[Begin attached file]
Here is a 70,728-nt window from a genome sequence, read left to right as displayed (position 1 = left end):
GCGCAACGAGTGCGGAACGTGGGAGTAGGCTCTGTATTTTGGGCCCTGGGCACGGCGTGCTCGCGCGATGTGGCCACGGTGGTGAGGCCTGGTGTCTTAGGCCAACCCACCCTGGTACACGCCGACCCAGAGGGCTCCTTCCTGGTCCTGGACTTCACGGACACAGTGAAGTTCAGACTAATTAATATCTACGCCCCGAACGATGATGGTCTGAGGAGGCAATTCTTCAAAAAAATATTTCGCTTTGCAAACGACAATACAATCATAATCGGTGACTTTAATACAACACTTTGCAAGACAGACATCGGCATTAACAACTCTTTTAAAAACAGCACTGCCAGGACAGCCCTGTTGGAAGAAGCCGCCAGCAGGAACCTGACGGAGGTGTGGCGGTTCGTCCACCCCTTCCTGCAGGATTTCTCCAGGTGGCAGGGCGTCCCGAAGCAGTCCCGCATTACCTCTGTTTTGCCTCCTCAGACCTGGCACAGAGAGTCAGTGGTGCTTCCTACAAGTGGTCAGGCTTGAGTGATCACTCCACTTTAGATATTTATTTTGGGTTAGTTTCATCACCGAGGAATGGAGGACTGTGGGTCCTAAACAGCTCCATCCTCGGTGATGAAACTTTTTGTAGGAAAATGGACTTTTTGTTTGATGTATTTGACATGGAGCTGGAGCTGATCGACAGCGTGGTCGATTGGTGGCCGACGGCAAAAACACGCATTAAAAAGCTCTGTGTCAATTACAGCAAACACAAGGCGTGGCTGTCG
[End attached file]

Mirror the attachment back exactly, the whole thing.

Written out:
Here is a 70,728-nt window from a genome sequence, read left to right as displayed (position 1 = left end):
GCGCAACGAGTGCGGAACGTGGGAGTAGGCTCTGTATTTTGGGCCCTGGGCACGGCGTGCTCGCGCGATGTGGCCACGGTGGTGAGGCCTGGTGTCTTAGGCCAACCCACCCTGGTACACGCCGACCCAGAGGGCTCCTTCCTGGTCCTGGACTTCACGGACACAGTGAAGTTCAGACTAATTAATATCTACGCCCCGAACGATGATGGTCTGAGGAGGCAATTCTTCAAAAAAATATTTCGCTTTGCAAACGACAATACAATCATAATCGGTGACTTTAATACAACACTTTGCAAGACAGACATCGGCATTAACAACTCTTTTAAAAACAGCACTGCCAGGACAGCCCTGTTGGAAGAAGCCGCCAGCAGGAACCTGACGGAGGTGTGGCGGTTCGTCCACCCCTTCCTGCAGGATTTCTCCAGGTGGCAGGGCGTCCCGAAGCAGTCCCGCATTACCTCTGTTTTGCCTCCTCAGACCTGGCACAGAGAGTCAGTGGTGCTTCCTACAAGTGGTCAGGCTTGAGTGATCACTCCACTTTAGATATTTATTTTGGGTTAGTTTCATCACCGAGGAATGGAGGACTGTGGGTCCTAAACAGCTCCATCCTCGGTGATGAAACTTTTTGTAGGAAAATGGACTTTTTGTTTGATGTATTTGACATGGAGCTGGAGCTGATCGACAGCGTGGTCGATTGGTGGCCGACGGCAAAAACACGCATTAAAAAGCTCTGTGTCAATTACAGCAAACACAAGGCGTGGCTGTCG